'conference': 'AFC',

'ELO': 1722,

'seed': 1

}, 'buf':

{

'name': 'Buffalo Bills',

'conference': 'AFC',

'ELO': 1725,

'seed': 2

}, 'pit':

{

'name': 'Pittsburgh Steelers',

'conference': 'AFC',

'ELO': 1587,

'seed': 3

}, 'ten':

{

'name': 'Tennessee Titans',

'conference': 'AFC',

'ELO': 1585,

'seed': 4

}, 'bal':

{

'name': 'Baltimore Ravens',

'conference': 'AFC',

'ELO': 1725,

'seed': 5

}, 'cle':

{

'name': 'Cleveland Browns',

'conference': 'AFC',

'ELO': 1550,

'seed': 6

}, 'ind':

{

'name': 'Indianapolis Colts',

'conference': 'AFC',

'ELO': 1597,

'seed': 7

}, 'gb':

{

'name': 'Green Bay Packers',

'conference': 'NFC',

'ELO': 1703,

'seed': 1

}, 'no':

{

'name': 'New Orleans Saints',

'conference': 'NFC',

'ELO': 1730,

'seed': 2

}, 'sea':

{

'name': 'Seattle Seahawks',

'conference': 'NFC',

'ELO': 1615,

'seed': 3

}, 'was':

{

'name': 'Washington Redskins',

'conference': 'NFC',

'ELO': 1466,

'seed': 4

}, 'tb':

{

'name': 'Tampa Bay Buccaneers',

'conference': 'NFC',

'ELO': 1642,

'seed': 5

}, 'lar':

{

'name': 'Los Angeles Rams',

'conference': 'NFC',

'ELO': 1586,

'seed': 6

}, 'chi':

{

'name': 'Chicago Bears',

'conference': 'NFC',

'ELO': 1515,

'seed': 7

}

}

Next, we’ll develop a function that takes in two team names and determines the probability of each one winning:

`function homeWinProb(awayTeam, homeTeam, isNeutral=false) {`

const [awayELO, homeELO] = [awayTeam.ELO, homeTeam.ELO + (isNeutral ? 0 : 50)];

return 1 / (10 ** (-(homeELO-awayELO)/400) + 1);

}

Let’s try inserting next weekend’s matchups to see what we get:

const matchups = [

[teams.buf, teams.ind],

[teams.pit, teams.cle],

[teams.ten, teams.bal],

[teams.no, teams.chi],

[teams.sea, teams.lar],

[teams.was, teams.tb]

];for (const matchup of matchups) {

const [home, away] = matchup;

console.log(`The #${home.seed} seed ${home.name} have a ${(homeWinProb(away, home) * 100).toFixed(1)}% chance of beating the #${away.seed} seed ${away.name}.`);

}

As a football fan, I can confirm that these numbers make sense! The Bills and Saints are the two best teams in the Wild Card round, so they ought to have the best winning chances. The Titans and Redskins are two of the weakest teams, so it makes sense for them to have lower probabilities.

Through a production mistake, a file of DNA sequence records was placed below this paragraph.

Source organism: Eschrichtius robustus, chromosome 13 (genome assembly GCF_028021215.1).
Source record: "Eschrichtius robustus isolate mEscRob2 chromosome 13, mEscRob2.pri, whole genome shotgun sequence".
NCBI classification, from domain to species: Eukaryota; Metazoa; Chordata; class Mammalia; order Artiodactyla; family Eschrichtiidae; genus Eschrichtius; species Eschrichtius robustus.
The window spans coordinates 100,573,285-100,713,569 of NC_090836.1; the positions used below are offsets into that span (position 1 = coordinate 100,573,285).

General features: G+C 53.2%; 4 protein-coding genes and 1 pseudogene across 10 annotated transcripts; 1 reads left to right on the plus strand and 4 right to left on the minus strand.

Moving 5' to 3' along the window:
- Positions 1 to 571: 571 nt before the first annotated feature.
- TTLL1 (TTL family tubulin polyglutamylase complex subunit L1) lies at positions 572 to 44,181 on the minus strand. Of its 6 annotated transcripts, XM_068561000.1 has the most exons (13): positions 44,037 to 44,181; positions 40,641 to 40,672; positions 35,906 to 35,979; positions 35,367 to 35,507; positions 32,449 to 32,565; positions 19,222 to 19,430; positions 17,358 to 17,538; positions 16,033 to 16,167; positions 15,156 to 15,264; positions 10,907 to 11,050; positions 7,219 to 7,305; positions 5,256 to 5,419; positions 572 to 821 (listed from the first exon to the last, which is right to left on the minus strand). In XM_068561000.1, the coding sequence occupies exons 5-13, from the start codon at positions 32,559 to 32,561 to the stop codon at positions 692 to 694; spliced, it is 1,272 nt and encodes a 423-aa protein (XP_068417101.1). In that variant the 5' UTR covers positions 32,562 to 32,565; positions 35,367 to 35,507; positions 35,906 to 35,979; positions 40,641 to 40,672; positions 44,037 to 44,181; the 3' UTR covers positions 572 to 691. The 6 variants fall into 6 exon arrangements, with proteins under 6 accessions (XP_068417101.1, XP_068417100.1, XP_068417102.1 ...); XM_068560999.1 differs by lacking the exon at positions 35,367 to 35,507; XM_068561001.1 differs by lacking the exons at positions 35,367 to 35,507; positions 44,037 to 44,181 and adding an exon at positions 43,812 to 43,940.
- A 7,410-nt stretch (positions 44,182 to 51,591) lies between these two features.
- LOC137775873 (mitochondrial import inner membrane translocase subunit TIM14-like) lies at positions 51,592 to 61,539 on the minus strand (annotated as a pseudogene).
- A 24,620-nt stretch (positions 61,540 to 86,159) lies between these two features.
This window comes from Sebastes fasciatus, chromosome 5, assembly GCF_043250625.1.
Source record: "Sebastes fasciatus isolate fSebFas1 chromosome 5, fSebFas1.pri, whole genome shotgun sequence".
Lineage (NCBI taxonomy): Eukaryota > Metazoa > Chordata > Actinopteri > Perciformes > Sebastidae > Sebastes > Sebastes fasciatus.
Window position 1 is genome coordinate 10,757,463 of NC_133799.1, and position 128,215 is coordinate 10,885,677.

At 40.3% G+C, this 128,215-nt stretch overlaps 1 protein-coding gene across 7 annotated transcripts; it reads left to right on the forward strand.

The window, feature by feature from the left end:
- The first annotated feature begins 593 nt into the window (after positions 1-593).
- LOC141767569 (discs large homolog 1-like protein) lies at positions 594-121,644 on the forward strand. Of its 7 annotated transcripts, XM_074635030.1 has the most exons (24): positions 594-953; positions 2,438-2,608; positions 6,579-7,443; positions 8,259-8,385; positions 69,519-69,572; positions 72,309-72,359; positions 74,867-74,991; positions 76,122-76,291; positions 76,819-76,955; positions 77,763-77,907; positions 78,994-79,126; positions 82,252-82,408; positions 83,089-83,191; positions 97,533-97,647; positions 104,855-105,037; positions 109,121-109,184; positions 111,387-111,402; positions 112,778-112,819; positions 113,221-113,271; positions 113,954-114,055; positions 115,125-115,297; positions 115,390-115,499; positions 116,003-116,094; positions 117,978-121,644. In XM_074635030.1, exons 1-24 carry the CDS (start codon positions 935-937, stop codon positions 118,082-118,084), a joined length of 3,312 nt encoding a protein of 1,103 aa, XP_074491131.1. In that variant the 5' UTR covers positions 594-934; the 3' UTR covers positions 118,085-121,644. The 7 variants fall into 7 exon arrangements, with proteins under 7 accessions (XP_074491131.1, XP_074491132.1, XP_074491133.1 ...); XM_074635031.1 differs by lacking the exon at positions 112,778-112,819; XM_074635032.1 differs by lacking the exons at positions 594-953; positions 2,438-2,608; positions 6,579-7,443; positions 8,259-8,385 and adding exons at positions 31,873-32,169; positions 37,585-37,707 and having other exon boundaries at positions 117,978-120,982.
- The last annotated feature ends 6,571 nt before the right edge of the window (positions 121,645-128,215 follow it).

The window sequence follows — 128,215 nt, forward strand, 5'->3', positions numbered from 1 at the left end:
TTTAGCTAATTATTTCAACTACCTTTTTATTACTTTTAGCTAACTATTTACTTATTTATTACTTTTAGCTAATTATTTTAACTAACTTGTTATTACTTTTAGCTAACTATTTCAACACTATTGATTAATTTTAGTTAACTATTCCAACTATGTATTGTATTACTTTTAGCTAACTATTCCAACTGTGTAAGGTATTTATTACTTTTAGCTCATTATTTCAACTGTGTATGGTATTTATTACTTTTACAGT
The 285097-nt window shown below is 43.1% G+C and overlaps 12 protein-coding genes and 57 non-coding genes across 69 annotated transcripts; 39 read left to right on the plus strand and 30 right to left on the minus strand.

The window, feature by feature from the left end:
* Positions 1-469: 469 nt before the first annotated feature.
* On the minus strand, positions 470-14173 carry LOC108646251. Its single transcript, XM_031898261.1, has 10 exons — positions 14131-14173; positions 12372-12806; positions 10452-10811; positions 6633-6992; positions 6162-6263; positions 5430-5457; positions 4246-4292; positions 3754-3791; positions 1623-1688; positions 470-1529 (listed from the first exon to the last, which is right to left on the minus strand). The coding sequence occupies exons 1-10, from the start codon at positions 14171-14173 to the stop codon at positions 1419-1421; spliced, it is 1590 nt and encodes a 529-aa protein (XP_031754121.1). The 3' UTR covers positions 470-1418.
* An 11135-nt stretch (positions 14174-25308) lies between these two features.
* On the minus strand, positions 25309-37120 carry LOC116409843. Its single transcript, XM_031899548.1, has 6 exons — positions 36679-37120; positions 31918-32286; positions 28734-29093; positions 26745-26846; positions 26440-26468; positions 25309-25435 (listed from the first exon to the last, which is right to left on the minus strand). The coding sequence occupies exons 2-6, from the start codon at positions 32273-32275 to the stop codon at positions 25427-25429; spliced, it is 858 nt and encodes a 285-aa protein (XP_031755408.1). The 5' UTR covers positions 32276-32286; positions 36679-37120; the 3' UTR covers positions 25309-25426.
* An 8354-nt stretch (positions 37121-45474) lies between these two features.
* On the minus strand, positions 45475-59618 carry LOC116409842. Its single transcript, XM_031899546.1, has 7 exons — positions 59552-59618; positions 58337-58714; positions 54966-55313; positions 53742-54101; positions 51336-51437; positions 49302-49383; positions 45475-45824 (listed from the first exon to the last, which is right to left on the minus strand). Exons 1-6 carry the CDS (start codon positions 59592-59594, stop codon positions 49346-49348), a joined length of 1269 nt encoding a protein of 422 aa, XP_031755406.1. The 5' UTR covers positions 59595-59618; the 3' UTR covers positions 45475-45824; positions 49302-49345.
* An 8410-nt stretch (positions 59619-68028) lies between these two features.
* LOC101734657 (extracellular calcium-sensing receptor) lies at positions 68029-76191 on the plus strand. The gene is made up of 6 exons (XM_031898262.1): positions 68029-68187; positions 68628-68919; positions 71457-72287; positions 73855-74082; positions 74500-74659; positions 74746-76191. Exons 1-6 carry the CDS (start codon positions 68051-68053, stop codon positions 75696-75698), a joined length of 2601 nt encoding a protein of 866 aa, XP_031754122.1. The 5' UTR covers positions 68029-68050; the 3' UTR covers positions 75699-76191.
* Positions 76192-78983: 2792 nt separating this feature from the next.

Now we need to come with functions that do the following:

- Simulate games and adjust ELO after each outcome
- Properly determine matchups, based on seeding
- Eliminate losing teams and pass winning teams onto the next round
- Make sure one team remains at the end, which will be our champion!

To keep track of each conference’s teams, we’ll create an object like this:

`const bracket = {`

'AFC': {

'current_teams' : [teams.buf, teams.pit, teams.ten, teams.bal, teams.cle, teams.ind],

'next_teams': [teams.kc],

},

'NFC': {

'current_teams' : [teams.no, teams.sea, teams.was, teams.tb, teams.lar, teams.chi],

'next_teams': [teams.gb]

}

};

Basically, we want to do the following:

- Take teams in the current_team arrays and match them up
- Simulate each matchup
- Eliminate the loser and add the winner to the next_teams array
- After each round, set current_teams to next_teams and set next_teams to an empty array ([])

## Simulate Game

Earlier, we created the homeWinProb() function to calculate the home team’s probability. Now, we need to take that function and use it to simulate a game, then adjust each team’s ELO. First, let’s take the adjustment equation we used before and convert it into JavaScript: